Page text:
I’d like to thank Andrew Biden for highlighting the flower motif, which at the time I was not aware of. I was put right by a friend – and Andrew confirmed it. However, as such badges are available on eBay from £2.99 and are easily photocopyable – apparently to be worn on a lanyard – how trustworthy are these badges now ?

    I would like to reassure readers that when I asked these fellow passengers, I did not ask them for anything, just the simple question, “Have you forgotten to put on your mask?” Not “Please put on your mask”. Nor did I ask for any reasons or explanations – both would have been very wrong to do.

    Three of the four people came and sat down within three metres of me. I felt that I should at least ask them. Why should I move away to another empty seat away from others? Were they threatening my health? Possibly.

    It is an emotional time, and we are definitely “all in this together”.

    Wearing a mask is a crashing bore, but is not a killer. It is a precaution against spreading the vapour that comes from the lungs due to breathing and talking, and which travels for many metres, probably around 6 in reality, depending on the lung capacity of the speaker. If masks save my life, the life of a person sitting near me, or the health professionals who tend us (and hundreds of others) if we go to hospital with covid, exposing themselves to contracting the virus – it must be our duty to do our personal best to minimise spread of the virus, whilst shopping, on the bus, or whatever, and wear one.

    When travelling on public transport, I would like to be reassured that everyone is respecting the rules, and that the authorities are being pro-active to enforce the law.

    It’s a case of respecting others, and ourselves. Not “me”, but “us”.

  11. Sebastian Tillinger says:

    I walked through two carriages on a train out of London Bridge this evening. There were 30 passengers of which 7 were not wearing masks. All seven were probably under 21. We clearly have a generation who largely don’t give a fuck about anybody but themselves.

  12. Linda Pitkin says:

    I had to go to Croydon University Hospital yesterday afternoon, to pick up medication for my sick husband. We are in our 70’s; he was too ill to go, and I don’t drive, so I took a number 60 bus. I was shocked and upset to find that not only was it crowded and no social distancing was possible, but at least 6 people on that bus were not wearing masks, some of them exuberantly shouting to each other. Bus drivers on my way there and back did not challenge people getting on the bus without masks. I had been nervous about going to CUH, but precautions there seemed very well maintained, so it turned out to be quite a haven after the bus!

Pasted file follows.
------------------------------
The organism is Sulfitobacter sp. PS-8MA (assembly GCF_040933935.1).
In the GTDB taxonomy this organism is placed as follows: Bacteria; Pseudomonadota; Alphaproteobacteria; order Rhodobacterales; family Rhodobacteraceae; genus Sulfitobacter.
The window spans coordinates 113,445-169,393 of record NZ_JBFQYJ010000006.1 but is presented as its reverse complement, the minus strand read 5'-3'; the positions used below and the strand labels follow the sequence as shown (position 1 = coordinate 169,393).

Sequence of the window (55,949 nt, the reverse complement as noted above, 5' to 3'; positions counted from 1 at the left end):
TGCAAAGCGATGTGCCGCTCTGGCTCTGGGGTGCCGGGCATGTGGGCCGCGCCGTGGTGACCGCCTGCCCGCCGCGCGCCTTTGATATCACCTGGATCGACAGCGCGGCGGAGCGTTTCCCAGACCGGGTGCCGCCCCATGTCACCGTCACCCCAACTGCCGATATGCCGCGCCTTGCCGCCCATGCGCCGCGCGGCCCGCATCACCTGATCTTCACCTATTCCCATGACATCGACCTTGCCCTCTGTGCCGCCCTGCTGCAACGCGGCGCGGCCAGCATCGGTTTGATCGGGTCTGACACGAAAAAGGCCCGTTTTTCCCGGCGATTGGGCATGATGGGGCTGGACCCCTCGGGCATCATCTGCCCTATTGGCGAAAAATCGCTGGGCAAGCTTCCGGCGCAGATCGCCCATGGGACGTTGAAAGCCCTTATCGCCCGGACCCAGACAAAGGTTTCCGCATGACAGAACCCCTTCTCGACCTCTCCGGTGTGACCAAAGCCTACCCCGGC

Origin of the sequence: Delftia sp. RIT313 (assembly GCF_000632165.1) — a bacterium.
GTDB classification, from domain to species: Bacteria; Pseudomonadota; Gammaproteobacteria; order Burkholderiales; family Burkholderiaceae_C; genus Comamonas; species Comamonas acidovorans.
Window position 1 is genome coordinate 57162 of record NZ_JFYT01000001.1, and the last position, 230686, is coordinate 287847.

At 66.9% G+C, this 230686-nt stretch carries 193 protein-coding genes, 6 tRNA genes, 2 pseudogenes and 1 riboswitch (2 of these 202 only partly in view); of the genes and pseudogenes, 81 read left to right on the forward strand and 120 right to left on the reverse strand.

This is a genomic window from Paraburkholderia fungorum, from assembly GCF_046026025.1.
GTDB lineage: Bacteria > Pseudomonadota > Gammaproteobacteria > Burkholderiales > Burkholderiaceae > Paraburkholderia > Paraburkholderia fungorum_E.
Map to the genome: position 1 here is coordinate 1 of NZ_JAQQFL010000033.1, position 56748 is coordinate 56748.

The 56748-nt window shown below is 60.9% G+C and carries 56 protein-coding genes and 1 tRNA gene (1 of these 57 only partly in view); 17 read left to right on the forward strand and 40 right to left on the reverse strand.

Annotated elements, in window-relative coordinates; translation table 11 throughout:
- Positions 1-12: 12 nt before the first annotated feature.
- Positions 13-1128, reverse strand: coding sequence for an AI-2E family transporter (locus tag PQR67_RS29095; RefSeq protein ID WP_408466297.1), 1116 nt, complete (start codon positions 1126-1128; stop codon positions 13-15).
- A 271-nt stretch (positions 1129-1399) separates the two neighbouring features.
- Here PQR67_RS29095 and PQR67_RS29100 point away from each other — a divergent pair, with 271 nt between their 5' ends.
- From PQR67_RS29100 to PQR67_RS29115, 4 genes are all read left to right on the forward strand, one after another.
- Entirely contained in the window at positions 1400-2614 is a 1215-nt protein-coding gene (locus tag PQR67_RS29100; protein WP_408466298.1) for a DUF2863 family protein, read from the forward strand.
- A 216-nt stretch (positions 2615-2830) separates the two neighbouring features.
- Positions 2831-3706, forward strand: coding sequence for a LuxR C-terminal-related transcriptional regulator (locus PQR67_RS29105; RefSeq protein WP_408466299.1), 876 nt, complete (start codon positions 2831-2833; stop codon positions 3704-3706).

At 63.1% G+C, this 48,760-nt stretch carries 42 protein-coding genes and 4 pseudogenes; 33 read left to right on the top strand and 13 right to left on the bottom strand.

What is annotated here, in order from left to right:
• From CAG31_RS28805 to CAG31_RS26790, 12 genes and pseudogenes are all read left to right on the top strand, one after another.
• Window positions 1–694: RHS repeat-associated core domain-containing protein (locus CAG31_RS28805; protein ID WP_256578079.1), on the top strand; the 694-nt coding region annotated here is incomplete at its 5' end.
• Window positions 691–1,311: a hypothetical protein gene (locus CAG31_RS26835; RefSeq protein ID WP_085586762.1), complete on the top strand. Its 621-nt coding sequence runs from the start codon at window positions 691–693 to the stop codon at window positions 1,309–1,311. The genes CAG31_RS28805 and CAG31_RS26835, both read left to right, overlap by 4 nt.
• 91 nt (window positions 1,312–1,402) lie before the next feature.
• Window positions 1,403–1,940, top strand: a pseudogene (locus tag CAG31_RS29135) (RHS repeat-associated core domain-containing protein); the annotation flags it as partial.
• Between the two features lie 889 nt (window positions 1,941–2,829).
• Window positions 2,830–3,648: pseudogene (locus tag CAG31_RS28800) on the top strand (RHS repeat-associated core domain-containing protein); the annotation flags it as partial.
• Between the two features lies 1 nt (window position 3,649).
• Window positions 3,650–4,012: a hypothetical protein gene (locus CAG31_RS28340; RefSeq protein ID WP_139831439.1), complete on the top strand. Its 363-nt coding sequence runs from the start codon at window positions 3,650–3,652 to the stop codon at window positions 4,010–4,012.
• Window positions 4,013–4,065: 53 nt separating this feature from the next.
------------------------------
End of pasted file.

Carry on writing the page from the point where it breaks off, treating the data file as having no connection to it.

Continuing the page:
13. Allan says:

    I travel on the bus from South to Central Croydon most days. I wear my washable face mask regardless of others – and it gets washed after every wear. I sit in amazement at the number of people with no masks, masks under their nose, on their chin or around their neck. I watch in horror as they pull a crumpled much used disposable mask from their pocket as they board.

    Lots of people clearly don’t care – they may be asymptomatic they may not but clearly that’s no concern of theirs. And walking on with no mask and going upstairs or to the back seats doesn’t make it better. And just as an aside the 405 often does a driver change over at the Swan and Sugerloaf stop – rarely, if ever, are those drivers wearing masks – so passengers seeing that must think if it’s OK for them to stand at the door chatting with no mask, what does it matter.

    But I’ve lived in Croydon for many years and I would never challenge anyone – yes it’s the law, yes it makes sense to cover your mouth and nose during a pandemic – but I value my own safety too much and know I can only do what I know is right regardless of what others do.

    But you can bet if their mum, dad, gran or grandad falls foul of Covid 19 it’ll be everybody else’s fault not theirs.

    I also use shops and funnily more customers seem to wear masks there – but aren’t the staff also now supposed to wear face coverings.

    it’s a mess but sometimes I wonder if it’s all become a numbers game and that whatever we as individuals do or don’t do there will be the same result – a winter of chaos and a future of despair.

    ‘but in this world nothing can be said to be certain, except death and taxes. — Benjamin Franklin, in a letter to Jean-Baptiste Le Roy, 1789 – and I’m not even sure anymore that for some even the tax reference still applies’.

Leave a Reply